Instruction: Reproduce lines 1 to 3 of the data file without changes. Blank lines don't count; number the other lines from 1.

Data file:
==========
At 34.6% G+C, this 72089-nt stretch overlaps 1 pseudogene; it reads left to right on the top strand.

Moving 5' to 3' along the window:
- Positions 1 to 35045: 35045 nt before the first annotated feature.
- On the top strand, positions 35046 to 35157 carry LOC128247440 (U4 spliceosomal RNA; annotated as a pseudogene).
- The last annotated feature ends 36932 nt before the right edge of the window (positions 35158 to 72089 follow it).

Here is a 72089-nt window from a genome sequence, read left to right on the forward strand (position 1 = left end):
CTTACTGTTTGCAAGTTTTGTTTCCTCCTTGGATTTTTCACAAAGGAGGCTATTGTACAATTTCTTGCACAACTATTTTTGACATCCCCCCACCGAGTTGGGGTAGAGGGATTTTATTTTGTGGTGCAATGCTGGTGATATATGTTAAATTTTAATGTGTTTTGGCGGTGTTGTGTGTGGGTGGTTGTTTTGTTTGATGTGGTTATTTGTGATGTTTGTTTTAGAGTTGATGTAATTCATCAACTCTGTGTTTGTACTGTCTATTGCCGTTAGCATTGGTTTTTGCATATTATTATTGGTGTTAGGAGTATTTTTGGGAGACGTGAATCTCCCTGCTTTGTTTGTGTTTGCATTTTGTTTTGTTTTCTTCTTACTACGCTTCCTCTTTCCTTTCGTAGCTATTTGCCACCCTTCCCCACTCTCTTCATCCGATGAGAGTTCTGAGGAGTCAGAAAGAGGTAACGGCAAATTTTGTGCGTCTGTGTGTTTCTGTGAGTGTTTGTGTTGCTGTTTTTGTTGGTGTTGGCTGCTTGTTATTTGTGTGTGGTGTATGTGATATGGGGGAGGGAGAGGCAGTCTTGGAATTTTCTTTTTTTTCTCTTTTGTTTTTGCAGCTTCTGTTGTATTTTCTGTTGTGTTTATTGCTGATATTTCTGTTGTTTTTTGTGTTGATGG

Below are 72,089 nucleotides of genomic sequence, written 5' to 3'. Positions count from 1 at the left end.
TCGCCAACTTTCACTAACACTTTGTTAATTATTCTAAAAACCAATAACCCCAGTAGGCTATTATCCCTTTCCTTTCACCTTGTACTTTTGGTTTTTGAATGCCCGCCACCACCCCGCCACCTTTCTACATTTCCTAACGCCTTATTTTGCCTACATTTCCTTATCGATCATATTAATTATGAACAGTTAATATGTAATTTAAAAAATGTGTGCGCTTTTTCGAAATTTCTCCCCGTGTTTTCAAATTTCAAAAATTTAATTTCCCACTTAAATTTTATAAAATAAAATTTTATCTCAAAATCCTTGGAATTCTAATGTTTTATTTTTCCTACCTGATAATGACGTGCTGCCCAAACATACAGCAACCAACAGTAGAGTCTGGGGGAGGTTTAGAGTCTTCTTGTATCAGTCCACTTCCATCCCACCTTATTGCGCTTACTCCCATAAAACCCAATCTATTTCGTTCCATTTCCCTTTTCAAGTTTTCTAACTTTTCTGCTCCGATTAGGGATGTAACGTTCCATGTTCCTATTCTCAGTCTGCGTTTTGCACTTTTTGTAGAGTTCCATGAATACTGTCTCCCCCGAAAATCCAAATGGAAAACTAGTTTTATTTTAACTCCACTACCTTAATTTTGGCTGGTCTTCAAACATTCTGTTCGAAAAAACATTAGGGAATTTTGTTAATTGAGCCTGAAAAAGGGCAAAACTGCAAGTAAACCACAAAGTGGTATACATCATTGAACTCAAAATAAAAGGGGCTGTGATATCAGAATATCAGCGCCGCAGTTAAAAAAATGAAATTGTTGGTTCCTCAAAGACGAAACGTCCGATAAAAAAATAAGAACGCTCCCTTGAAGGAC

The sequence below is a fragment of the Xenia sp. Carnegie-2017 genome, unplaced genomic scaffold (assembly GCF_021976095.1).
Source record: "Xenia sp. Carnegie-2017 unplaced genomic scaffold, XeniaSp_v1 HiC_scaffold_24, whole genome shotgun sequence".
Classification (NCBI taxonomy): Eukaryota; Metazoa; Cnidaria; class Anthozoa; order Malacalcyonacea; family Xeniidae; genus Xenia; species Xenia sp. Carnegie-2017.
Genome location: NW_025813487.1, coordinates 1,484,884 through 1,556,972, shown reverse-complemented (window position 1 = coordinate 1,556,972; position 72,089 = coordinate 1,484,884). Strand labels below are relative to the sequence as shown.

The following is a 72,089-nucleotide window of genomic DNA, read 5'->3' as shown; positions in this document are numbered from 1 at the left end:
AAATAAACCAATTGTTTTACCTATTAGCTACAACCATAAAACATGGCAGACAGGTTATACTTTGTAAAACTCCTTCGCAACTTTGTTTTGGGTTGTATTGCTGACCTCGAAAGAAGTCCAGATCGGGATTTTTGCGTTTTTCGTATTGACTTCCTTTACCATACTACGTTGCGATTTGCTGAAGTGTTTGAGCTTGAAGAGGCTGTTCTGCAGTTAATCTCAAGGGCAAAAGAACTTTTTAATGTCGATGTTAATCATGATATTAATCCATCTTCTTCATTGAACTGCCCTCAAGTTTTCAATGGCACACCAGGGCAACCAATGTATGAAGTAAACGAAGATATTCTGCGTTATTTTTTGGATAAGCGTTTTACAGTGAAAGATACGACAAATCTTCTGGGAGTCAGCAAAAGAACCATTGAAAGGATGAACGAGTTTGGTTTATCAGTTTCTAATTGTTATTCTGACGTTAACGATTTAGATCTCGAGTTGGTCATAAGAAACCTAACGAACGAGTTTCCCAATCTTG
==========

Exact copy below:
At 34.6% G+C, this 72089-nt stretch overlaps 1 pseudogene; it reads left to right on the top strand.

Moving 5' to 3' along the window:
- Positions 1 to 35045: 35045 nt before the first annotated feature.